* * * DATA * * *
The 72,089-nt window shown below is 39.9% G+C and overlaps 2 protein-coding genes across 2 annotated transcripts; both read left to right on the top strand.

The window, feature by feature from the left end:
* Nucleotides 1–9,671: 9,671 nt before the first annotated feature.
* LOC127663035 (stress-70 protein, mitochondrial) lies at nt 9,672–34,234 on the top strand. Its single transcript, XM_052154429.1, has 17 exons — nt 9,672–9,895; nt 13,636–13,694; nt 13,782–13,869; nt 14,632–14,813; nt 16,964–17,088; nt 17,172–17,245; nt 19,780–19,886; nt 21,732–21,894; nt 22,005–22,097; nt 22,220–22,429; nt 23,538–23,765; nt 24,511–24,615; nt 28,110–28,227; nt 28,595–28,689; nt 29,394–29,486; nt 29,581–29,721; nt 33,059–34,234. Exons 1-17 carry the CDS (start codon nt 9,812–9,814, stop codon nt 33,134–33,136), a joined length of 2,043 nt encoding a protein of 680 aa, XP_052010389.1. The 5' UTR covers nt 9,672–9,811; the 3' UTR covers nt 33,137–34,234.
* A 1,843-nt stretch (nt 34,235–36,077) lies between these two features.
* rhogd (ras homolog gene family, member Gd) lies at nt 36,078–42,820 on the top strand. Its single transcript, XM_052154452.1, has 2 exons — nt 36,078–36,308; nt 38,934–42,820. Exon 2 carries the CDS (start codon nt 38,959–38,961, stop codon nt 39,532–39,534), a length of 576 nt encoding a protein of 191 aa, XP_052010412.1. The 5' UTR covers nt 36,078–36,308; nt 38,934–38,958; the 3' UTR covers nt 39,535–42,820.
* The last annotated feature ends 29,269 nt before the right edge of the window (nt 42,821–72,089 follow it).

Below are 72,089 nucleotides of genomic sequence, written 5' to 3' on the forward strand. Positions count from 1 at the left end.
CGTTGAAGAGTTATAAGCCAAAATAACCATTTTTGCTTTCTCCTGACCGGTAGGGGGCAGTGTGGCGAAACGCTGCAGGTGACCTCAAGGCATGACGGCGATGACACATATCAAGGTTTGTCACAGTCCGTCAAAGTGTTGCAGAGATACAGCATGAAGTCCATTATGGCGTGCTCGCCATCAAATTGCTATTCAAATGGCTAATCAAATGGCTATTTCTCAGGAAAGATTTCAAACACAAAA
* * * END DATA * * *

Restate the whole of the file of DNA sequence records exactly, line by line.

The 72,089-nt window shown below is 39.9% G+C and overlaps 2 protein-coding genes across 2 annotated transcripts; both read left to right on the top strand.

The window, feature by feature from the left end:
* Nucleotides 1–9,671: 9,671 nt before the first annotated feature.
* LOC127663035 (stress-70 protein, mitochondrial) lies at nt 9,672–34,234 on the top strand. Its single transcript, XM_052154429.1, has 17 exons — nt 9,672–9,895; nt 13,636–13,694; nt 13,782–13,869; nt 14,632–14,813; nt 16,964–17,088; nt 17,172–17,245; nt 19,780–19,886; nt 21,732–21,894; nt 22,005–22,097; nt 22,220–22,429; nt 23,538–23,765; nt 24,511–24,615; nt 28,110–28,227; nt 28,595–28,689; nt 29,394–29,486; nt 29,581–29,721; nt 33,059–34,234. Exons 1-17 carry the CDS (start codon nt 9,812–9,814, stop codon nt 33,134–33,136), a joined length of 2,043 nt encoding a protein of 680 aa, XP_052010389.1. The 5' UTR covers nt 9,672–9,811; the 3' UTR covers nt 33,137–34,234.
* A 1,843-nt stretch (nt 34,235–36,077) lies between these two features.
* rhogd (ras homolog gene family, member Gd) lies at nt 36,078–42,820 on the top strand. Its single transcript, XM_052154452.1, has 2 exons — nt 36,078–36,308; nt 38,934–42,820. Exon 2 carries the CDS (start codon nt 38,959–38,961, stop codon nt 39,532–39,534), a length of 576 nt encoding a protein of 191 aa, XP_052010412.1. The 5' UTR covers nt 36,078–36,308; nt 38,934–38,958; the 3' UTR covers nt 39,535–42,820.
* The last annotated feature ends 29,269 nt before the right edge of the window (nt 42,821–72,089 follow it).

Below are 72,089 nucleotides of genomic sequence, written 5' to 3' on the forward strand. Positions count from 1 at the left end.
CGTTGAAGAGTTATAAGCCAAAATAACCATTTTTGCTTTCTCCTGACCGGTAGGGGGCAGTGTGGCGAAACGCTGCAGGTGACCTCAAGGCATGACGGCGATGACACATATCAAGGTTTGTCACAGTCCGTCAAAGTGTTGCAGAGATACAGCATGAAGTCCATTATGGCGTGCTCGCCATCAAATTGCTATTCAAATGGCTAATCAAATGGCTATTTCTCAGGAAAGATTTCAAACACAAAA